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|Title:||Antiplasmodial and toxicity activities and characterization of chemical compounds extracted from selected medicinal plants in Uganda|
|Keywords:||Antiplasmodial and toxicity -- Chemical compounds|
|Abstract:||Malaria caused by Plasmodium parasite is at the moment the one of the highest killer disease in the tropics. In developing countries, where malaria is one of the most prevalent diseases, some people still rely on traditional medicine for the treatment of this disease. In the present study an ethnobotanical survey was conducted to document antimalarial medicinal plants. In vitro antiplasmodial and in vivo toxicity activities were carried out on crude root extracts and on the isolated pure compounds from Oncoba spinosa, Acacia sieberiana and Euclea latideus. Structure elucidation was also carried out on the isolated pure compounds. The ethnobotanical survey was conducted by use of semi-structured interviews and a guided questionnaire. The characterization of the isolated compounds was determined using NMR technique only. The antiplasmodial activity was performed using a fluorescence based SYBR Green 1 assay technique on 3D7 and Dd2 Plasmodium strains. Lorke’s method was used to determine the in vivo acute toxicity of the extracts on mice. Thirty three plant species from 30 genera belonging to 23 families were documented, of these ten species (30.3 %) were recorded for the first time as antimalarial plants. Acute toxicity studies showed that all crude extracts of E. latideus and A. sieberiana had LD50 > 5000 mg/kg. The LD50 for hexane and CH2Cl2 extracts of O. spinosa were > 5000 mg/kg while the EtOAc and MeOH had 547.72 mg/kg. The EtOAc extract of O. spinosa had high activity of (IC50) 3D7: 4.69 ± 0.01 μg/mL and Dd2: 3.52 ± 0.02 μg/mL. Extracts of E. latideus had high activity (IC50) 3D7: (9.75-38.21) μg/mL and Dd2: (2.78-38.93) μg/mL. A. sieberiana extracts had the highest activity of (IC50) 3D7: (4.45-27.32) μg/mL and Dd2: (3.38-21.87) μg/mL. Isolation resulted in the identification of eight known compounds which included; three triterpenoids Lupeol, betulin, 3β-(5-methoxyferuloyl)lup-20(30)-ene; two steroids β-sitosterol, stigmasitosterol; benzoic acid and an aliphatic acid chaulmoogric acid. Betulin and β-sitosterol had the highest activity (IC50) 3D7: 3.71 and 5.51 μM, respectively. Antiplasmodial activities of the extracts (IC50: 2.76- > 50) μg/mL, pure compounds (IC50: 3.71- > 120.77) μM of the three plants and the controls (IC50: 0.0056-0.0440) μg/mL showed significance among themselves at (P < 0.05). Extracts and compounds exerted a significant (P < 0.05) decrease in antiplasmodial activity compared to the standard controls. The findings show that the crude extracts and pure compounds have got high antiplasmodial activity and lack toxicity. Therefore the local communities can continue to use the three plants for the treatment of malaria and this justifies the ethanomedicinal use of the plants for the management of malaria.|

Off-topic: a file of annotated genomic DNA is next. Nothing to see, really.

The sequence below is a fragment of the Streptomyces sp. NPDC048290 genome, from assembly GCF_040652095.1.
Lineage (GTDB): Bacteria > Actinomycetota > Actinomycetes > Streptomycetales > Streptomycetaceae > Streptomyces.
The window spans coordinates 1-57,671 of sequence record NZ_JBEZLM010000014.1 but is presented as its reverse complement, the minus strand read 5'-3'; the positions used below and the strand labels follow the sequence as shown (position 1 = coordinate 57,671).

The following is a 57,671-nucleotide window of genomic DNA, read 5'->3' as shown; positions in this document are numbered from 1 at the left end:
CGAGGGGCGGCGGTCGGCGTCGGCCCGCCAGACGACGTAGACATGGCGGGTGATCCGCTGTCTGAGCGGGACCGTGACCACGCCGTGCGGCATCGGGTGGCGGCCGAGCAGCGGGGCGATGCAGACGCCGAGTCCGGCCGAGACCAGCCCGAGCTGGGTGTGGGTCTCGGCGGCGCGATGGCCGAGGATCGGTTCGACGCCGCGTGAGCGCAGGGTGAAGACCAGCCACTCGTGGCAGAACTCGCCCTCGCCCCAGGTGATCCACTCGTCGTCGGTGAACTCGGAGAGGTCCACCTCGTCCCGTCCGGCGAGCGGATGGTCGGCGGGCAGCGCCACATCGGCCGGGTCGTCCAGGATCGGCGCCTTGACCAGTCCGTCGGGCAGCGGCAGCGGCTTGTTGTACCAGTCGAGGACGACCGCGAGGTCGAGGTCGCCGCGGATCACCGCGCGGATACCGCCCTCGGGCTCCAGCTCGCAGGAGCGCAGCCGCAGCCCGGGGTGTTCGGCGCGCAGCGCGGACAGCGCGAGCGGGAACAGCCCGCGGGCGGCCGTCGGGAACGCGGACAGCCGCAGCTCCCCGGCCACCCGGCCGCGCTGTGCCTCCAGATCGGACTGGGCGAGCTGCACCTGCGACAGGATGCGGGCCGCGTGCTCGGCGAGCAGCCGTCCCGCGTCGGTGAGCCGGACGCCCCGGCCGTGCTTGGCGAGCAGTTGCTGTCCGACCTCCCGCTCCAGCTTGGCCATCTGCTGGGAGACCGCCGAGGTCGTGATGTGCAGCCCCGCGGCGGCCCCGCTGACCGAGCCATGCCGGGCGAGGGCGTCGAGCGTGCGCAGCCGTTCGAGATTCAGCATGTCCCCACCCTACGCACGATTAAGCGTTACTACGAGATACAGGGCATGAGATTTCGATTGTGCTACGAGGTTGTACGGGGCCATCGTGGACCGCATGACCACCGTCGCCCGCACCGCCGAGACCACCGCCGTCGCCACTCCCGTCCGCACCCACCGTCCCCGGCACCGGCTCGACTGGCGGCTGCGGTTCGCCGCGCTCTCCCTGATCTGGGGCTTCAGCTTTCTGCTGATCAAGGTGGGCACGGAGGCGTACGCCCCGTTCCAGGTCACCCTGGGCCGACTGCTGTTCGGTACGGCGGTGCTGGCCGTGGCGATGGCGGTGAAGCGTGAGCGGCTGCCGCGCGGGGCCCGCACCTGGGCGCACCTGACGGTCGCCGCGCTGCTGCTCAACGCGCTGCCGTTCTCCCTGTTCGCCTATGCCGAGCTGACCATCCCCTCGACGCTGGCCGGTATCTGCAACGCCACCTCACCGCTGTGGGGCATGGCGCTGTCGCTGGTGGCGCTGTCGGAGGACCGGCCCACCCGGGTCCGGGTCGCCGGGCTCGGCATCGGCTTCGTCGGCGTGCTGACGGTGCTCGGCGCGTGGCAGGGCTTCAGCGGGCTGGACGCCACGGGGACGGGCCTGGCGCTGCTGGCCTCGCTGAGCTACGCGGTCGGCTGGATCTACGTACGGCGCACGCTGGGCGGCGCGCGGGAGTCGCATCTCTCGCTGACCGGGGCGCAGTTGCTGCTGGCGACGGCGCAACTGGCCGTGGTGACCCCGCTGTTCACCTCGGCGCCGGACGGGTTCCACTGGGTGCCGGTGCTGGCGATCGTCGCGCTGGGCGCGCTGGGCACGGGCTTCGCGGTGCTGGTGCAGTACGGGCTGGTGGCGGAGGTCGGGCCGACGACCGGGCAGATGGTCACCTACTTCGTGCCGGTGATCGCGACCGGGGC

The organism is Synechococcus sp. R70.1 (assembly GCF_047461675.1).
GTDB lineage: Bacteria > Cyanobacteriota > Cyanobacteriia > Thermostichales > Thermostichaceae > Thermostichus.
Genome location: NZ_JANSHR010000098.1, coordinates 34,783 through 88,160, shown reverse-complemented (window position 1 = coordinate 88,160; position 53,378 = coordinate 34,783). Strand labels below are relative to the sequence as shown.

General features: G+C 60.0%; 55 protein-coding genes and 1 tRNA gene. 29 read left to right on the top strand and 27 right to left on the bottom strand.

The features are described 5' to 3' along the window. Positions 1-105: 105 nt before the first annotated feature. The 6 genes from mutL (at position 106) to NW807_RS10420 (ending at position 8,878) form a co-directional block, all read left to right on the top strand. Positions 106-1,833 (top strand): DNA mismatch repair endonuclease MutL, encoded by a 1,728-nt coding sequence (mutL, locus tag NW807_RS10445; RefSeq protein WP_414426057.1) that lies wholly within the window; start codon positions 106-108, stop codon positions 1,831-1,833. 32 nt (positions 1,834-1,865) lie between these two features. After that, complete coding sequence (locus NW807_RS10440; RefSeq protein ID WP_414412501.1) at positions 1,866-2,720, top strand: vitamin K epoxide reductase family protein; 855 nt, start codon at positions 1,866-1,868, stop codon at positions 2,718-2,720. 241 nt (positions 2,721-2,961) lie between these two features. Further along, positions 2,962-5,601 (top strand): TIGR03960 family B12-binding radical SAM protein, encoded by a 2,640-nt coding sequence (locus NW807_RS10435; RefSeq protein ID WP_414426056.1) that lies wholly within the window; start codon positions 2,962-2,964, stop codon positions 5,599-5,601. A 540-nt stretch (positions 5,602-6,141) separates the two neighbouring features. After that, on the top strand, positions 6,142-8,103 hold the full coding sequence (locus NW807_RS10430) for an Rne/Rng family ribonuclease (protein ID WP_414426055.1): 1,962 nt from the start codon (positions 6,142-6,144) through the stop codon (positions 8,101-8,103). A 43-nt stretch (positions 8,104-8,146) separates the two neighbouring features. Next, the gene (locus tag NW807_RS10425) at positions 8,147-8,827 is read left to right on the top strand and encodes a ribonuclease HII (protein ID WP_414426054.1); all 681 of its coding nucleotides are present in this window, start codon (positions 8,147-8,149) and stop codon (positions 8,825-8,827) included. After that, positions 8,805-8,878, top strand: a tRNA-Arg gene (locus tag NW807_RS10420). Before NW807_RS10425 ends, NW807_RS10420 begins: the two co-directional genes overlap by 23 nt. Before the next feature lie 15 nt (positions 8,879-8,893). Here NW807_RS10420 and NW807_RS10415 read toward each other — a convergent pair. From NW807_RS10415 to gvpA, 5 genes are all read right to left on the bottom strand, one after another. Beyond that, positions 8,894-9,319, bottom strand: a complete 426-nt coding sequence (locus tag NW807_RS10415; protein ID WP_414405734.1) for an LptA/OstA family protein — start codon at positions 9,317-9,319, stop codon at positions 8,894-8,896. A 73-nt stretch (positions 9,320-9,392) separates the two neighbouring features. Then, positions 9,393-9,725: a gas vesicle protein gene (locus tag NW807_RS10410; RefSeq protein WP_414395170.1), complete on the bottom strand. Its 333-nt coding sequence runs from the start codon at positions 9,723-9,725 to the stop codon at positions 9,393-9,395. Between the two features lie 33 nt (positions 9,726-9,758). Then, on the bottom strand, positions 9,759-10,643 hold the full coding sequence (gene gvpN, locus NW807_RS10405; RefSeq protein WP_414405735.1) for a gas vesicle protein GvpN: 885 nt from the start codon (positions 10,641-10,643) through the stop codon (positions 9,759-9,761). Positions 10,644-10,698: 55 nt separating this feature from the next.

|Appears in Collections:||Faculty of Science|
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